• Meningitis Shots Required For All New Students

    Due to mandates required by Texas Senate Bill 62, all new incoming students who are 21 years of age or younger will need to show proof of a meningitis vaccination at least 10 days prior to the first day of classes. Students will not be able to register until proof is presented of vaccination or of a booster during the five-year period prior to enrollment. Vaccination Locations  

     DMC Bacterial Meningitis Vaccination Form 
    All new students 21 years of age or younger must print and submit the DMC Bacterial Meningitis Vaccination Form along with proof of vaccination.

    DMC Vaccination Exemption Form Due to Health Reasons (MCV4 health exemption form)
    Students requesting a vaccination exemption due to health reasons should print this DMC Vaccination Exemption Form Due to Health Reasons and submit it with accompanying information from a healthcare professional to the Admissions Office located in the Student Enrollment Center.

     Exemption Form Due to Conscientious Objection
    Students enrolling at Del Mar College wishing to submit a vaccination exemption for reasons of conscience, including a religious belief, must
        

    DMC Bacterial Meningitis Extension Form
    Students requesting a 10 day extension should print and submit this form to the Admissions Office located in the Student Enrollment Center
     

    Vaccination Locations 
    A listing of locations where the meningitis vaccination is available, including cost (PDF format). We encourage you to check with your health care provide and health clinics in your area as well. 

    Learn more about the bacterial meningitis vaccination requirement from the Texas Higher Education Coordinating Board  

    News article on the lowered age requirements taking effect October 1, 2013  

    Meningitis FAQ  


    Important facts about Bacterial Meningitis 

    This information is being provided to all new college students in the state of Texas. Bacterial Meningitis is a serious, potentially deadly disease that can progress extremely fast - so take utmost caution. It is an inflammation of the membranes that surround the brain and spinal cord. The bacteria that causes meningitis can also infect the blood. This disease strikes about 3,000 Americans each year, including 100-125 on college campuses, leading to 5-15 deaths among college students every year. There is a treatment, but those who survive may develop severe health problems or disabilities.

    What are the symptoms? 

    • High fever
    • Rash or purple patches on skin
    • Light sensitivity
    • Confusion and sleepiness
    • Lethargy
    • Severe headache
    • Vomiting
    • Stiff neck
    • Nausea
    • Seizures

    There may be a rash of tiny, red-purple spots caused by bleeding under the skin. These can occur anywhere on the body.

    The more symptoms, the higher the risk, so when these symptoms appear seek immediate medical attention.

    How is bacterial meningitis diagnosed?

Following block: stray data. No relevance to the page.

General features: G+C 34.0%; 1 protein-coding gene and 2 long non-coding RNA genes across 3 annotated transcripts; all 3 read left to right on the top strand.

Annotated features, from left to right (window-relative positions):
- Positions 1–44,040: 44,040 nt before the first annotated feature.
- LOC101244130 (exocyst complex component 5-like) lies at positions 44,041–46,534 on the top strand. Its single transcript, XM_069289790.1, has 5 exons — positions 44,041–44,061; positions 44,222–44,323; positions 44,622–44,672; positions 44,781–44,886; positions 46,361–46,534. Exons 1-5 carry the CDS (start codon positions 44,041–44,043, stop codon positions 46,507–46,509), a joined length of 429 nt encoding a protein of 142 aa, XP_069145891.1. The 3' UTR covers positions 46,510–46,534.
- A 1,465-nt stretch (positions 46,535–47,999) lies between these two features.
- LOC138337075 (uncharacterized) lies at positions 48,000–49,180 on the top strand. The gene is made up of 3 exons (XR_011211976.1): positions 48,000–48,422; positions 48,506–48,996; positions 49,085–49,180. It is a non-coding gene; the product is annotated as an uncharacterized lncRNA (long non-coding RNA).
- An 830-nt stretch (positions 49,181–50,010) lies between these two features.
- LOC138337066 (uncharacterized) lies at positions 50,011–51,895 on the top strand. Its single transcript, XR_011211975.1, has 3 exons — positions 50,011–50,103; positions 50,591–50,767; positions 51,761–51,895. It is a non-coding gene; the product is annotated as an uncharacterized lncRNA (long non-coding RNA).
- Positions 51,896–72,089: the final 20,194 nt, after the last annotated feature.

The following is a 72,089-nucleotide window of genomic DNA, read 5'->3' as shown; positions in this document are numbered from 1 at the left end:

• Diagnosis is made by a medical provider and is usually based on a combination of clinical symptoms and laboratory results from spinal fluid and blood tests.
    • Early diagnosis and treatment can greatly improve the likelihood of recovery.  

    How is the disease transmitted? 

    • The disease is transmitted when people exchange saliva (such as by kissing, or by sharing drinking containers, utensils, cigarettes, toothbrushes, etc.) or come in contact with respiratory or throat secretions.
       

    How do you increase your risk of getting bacterial meningitis? 

    • Exposure to saliva by sharing cigarettes, water bottles, eating utensils, food, kissing, etc.
    • Living in close conditions (such as sharing a room/suite in a dorm or group home).
       

    What are the possible consequences of the disease? 

    • Death (in 8 to 24 hours from perfectly well to dead)
    • Permanent brain damage
    • Kidney failure
    • Learning disability
    • Hearing loss, blindness
    • Limb damage (fingers, toes, arms, legs) that requires amputation
    • Gangrene
    • Coma
    • Convulsions

    Can the disease be treated? 

    • Antibiotic treatment, if received early, can save lives and chances of recovery are increased. However permanent disability or death can still occur.
    • Vaccinations are available and should be considered for:
      • Those living in close quarters
      • College students 25 years old or younger
       
    • Vaccinations are effective against 4 of the 5 most common bacterial types that cause 70% of the disease in the U.S. (but does not protect against all types of meningitis).
    • Vaccinations take 7-10 days to become effective, with protection lasting 3-5 years.
    • The cost of vaccine varies, so check with your health care provider.
    • Vaccination is very safe - most common side effects are redness and minor pain at injection site for up to two days.
    • Vaccination is available at your health care provider.
       

    How can I find out more information?